Like Mother, Like Daughter

IMG_4752.jpg

By: Sarah Scribner PC '17

I’ve always been told that I resemble my mother. From the tone I use to answer the phone to the organizational style of my agenda, there’s no doubt that I am my mother’s daughter. We use animated gestures whenever we talk, we eat spoonfuls of peanut butter out of the jar, we dance around the house singing along to Michael Bublé, we use the same words at the same time to describe the most random things, we laugh until tears prick the corners of our eyes, and, most importantly, we tell each other everything. But who knew, by the start of my freshman year, we would turn out to be sisters, too?

I’ll be the first to admit that I wasn’t sure if I wanted to go through recruitment. The summer before college, I was sitting at the kitchen table one night with my laptop in front of me, staring dejectedly at the blank recruitment application with the deadline looming over my head. My mom was tinkering around in the kitchen, silent but attentive, waiting to see what I would do. After scrolling through, I spotted the question asking me why I wanted to join a sorority. I looked up at the ceiling to reflect and then found myself directing the question to my mom, curious for her answer. She paused for a moment, and with a warm smile, shared that she met her best friends through Alpha Phi. My mother’s maid of honor and my godmother are both Alpha Phis, and she has kept up with them all these years. She went on to say that Alpha Phi was an instrumental force in making her feel comfortable and welcomed at UT throughout her college career, especially when the workload was overwhelming and the process of adjusting to college was daunting. The connections and memories she made through Alpha Phi ultimately made all the difference in her college experience and beyond and she felt she couldn’t be more grateful to Alpha Phi after everything the organization gave her. Moved by her words, I finished the application that night and submitted it, excited by the prospect of what was to come.

At the start of recruitment, I was nothing short of dazed and confused. The first wave of the chanting, the conversations, the clothes, and the cuts came in an absolute blur. I was paranoid, insecure, awkward, and sweaty for the duration of Open House—writing everything down so I wouldn’t forget the houses and praying the houses wouldn’t forget about me. The calm amid the chaos came when I arrived at Alpha Phi’s doorstep. There, I met wonderful girls who shared my interests and made me feel welcome. Toward the end of the visit, my cousin Allie tapped me on the shoulder to give me a quick wave and it brought a huge smile to my face to know that she was there, looking out for me. It wasn’t until the next round that I felt completely more at ease with the process, because by then, I just had six houses left. While I enjoyed my time in the other houses, for the second day of Philanthropy, I only had Alpha Phi and I was elated. For the craft, each prospective new member took a paper heart and wrote down the name of someone she looked up to. Without hesitation, I wrote down my mom’s name and proceeded to have a wonderful conversation with Alpha Phi actives about having close relationships with our moms. On Preference Night, as emotions were running high, Allie led the ceremony where we all put on our ivy crowns. She looked out over the rows of girls as she spoke and near the end of her speech, she made eye contact with me, smiled, and said, “You belong here”. And that’s when I knew I was home.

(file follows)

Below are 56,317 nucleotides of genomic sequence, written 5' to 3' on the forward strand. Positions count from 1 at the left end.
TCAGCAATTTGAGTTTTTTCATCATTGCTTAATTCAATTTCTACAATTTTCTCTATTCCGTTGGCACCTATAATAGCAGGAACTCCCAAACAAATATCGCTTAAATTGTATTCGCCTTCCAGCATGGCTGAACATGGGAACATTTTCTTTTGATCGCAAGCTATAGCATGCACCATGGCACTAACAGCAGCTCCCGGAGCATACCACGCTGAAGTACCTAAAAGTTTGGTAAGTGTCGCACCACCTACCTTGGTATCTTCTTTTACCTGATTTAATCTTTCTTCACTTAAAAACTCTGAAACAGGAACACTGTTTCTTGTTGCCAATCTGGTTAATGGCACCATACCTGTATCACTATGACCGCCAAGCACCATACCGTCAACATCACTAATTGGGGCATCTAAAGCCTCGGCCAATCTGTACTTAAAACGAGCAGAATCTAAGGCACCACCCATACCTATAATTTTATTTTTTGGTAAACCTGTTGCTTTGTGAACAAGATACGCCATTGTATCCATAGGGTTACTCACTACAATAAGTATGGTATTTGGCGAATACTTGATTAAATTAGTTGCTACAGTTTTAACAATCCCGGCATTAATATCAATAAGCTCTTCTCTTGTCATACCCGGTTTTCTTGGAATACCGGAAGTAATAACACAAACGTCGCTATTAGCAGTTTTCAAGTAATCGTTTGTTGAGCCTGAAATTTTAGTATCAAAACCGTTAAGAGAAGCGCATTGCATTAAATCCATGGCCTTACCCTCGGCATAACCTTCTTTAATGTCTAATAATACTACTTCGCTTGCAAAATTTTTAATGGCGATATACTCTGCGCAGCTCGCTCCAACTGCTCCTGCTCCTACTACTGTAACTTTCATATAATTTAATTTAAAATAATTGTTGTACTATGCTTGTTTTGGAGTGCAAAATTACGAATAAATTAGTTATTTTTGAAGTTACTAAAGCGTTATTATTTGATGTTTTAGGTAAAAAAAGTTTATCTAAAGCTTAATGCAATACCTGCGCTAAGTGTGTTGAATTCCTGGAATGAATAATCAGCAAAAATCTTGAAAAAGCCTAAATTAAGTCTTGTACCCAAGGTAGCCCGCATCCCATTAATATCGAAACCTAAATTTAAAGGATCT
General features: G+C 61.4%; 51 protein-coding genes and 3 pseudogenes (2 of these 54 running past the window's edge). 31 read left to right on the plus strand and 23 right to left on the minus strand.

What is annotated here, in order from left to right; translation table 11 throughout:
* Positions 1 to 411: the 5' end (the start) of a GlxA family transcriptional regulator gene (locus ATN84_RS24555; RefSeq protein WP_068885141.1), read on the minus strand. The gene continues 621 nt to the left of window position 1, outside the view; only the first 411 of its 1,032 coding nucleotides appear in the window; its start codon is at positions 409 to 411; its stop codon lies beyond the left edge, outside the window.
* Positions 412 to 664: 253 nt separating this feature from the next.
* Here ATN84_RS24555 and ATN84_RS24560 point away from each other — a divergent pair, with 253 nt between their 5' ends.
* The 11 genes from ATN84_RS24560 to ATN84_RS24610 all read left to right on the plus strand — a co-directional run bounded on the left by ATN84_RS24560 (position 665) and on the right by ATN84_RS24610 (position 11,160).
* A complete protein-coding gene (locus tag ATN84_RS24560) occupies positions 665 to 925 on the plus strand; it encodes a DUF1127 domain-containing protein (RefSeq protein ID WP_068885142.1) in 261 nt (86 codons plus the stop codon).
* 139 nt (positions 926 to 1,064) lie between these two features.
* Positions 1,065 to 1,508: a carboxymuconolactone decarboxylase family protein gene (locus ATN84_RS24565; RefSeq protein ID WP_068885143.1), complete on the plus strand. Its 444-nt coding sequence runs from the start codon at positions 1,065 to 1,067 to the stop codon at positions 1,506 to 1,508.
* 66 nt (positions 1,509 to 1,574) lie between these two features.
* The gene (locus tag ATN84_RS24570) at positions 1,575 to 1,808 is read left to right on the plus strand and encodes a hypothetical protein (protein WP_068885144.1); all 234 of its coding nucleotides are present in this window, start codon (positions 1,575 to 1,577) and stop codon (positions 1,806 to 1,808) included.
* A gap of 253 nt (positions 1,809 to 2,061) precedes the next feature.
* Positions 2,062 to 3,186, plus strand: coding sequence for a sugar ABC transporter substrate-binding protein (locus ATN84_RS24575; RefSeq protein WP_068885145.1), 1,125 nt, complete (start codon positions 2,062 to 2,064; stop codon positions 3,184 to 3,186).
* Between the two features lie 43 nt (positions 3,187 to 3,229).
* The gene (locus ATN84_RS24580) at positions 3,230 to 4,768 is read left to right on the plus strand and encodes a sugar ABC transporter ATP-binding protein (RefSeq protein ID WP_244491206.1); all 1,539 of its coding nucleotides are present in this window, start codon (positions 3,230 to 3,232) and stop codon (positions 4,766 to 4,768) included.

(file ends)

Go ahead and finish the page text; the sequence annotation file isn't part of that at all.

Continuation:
A (happy) tearful phone call with my mother followed thereafter in my dorm room as I relayed what happened and we were both desperately hoping that I would see Alpha Phi on my Bid Day card the next morning. And sure enough, once I opened the envelope and saw the Alpha Phi crest peeking through the top, I couldn’t contain my joy. I raced home full of adrenaline with my new sisters, not knowing that several of my new sisters were already there waiting to surprise me. My mom wrapped me up in her arms, crying and laughing, while my godmother, her daughter, Amanda (also an Alpha Phi), and Allie came over for more hugs and photographs.

Flash forward to sophomore year, and here I am, proudly serving as the Director of Alumnae Relations and writing this post in Room 5, where I currently live and my mother used to live during her time in the house.

I owe more to Alpha Phi than I will ever be able to return, because it’s given me the ability to find new ways to grow closer to my family. From attending Bid Day and Initiation to giving me suggestions for engagement events to coordinate for alumni, my mother, my godmother, Amanda, and Allie have been there through it all and shared in some of my favorite college experiences in an incredibly special and meaningful way. They are also direct links to Alpha Phi’s past, so I know there’s much for me to learn about Alpha Phi that I haven’t already discovered and I’m sure there’s a wealth of stories about their experiences that have yet to be shared with me.

As our Constitution states, “We have banded ourselves together to improve our minds and hearts, and we seek to aid each other through a constant watch-care always given in love.”

And I’m lucky enough to say that this is another thing my mom and I have in common.

Thanks, Mom. I love you most.